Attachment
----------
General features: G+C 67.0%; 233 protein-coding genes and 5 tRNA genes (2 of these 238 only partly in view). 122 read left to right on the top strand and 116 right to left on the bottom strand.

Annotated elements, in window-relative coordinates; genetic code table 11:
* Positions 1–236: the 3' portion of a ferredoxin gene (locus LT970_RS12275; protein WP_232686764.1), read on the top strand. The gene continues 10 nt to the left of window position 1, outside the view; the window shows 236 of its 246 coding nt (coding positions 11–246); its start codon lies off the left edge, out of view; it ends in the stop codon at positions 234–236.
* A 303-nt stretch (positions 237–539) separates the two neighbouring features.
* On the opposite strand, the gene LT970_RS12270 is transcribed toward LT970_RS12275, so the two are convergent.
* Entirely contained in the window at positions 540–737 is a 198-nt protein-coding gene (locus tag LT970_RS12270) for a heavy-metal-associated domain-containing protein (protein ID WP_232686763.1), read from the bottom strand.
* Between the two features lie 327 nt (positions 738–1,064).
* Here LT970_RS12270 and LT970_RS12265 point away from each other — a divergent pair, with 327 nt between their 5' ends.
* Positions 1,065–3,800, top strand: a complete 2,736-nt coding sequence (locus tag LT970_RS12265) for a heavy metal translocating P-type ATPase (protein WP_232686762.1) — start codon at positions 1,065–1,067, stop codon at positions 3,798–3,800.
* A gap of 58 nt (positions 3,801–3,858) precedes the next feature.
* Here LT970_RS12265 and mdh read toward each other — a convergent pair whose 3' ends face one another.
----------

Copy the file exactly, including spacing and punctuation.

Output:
General features: G+C 67.0%; 233 protein-coding genes and 5 tRNA genes (2 of these 238 only partly in view). 122 read left to right on the top strand and 116 right to left on the bottom strand.

Annotated elements, in window-relative coordinates; genetic code table 11:
* Positions 1–236: the 3' portion of a ferredoxin gene (locus LT970_RS12275; protein WP_232686764.1), read on the top strand. The gene continues 10 nt to the left of window position 1, outside the view; the window shows 236 of its 246 coding nt (coding positions 11–246); its start codon lies off the left edge, out of view; it ends in the stop codon at positions 234–236.
* A 303-nt stretch (positions 237–539) separates the two neighbouring features.
* On the opposite strand, the gene LT970_RS12270 is transcribed toward LT970_RS12275, so the two are convergent.
* Entirely contained in the window at positions 540–737 is a 198-nt protein-coding gene (locus tag LT970_RS12270) for a heavy-metal-associated domain-containing protein (protein ID WP_232686763.1), read from the bottom strand.
* Between the two features lie 327 nt (positions 738–1,064).
* Here LT970_RS12270 and LT970_RS12265 point away from each other — a divergent pair, with 327 nt between their 5' ends.
* Positions 1,065–3,800, top strand: a complete 2,736-nt coding sequence (locus tag LT970_RS12265) for a heavy metal translocating P-type ATPase (protein WP_232686762.1) — start codon at positions 1,065–1,067, stop codon at positions 3,798–3,800.
* A gap of 58 nt (positions 3,801–3,858) precedes the next feature.
* Here LT970_RS12265 and mdh read toward each other — a convergent pair whose 3' ends face one another.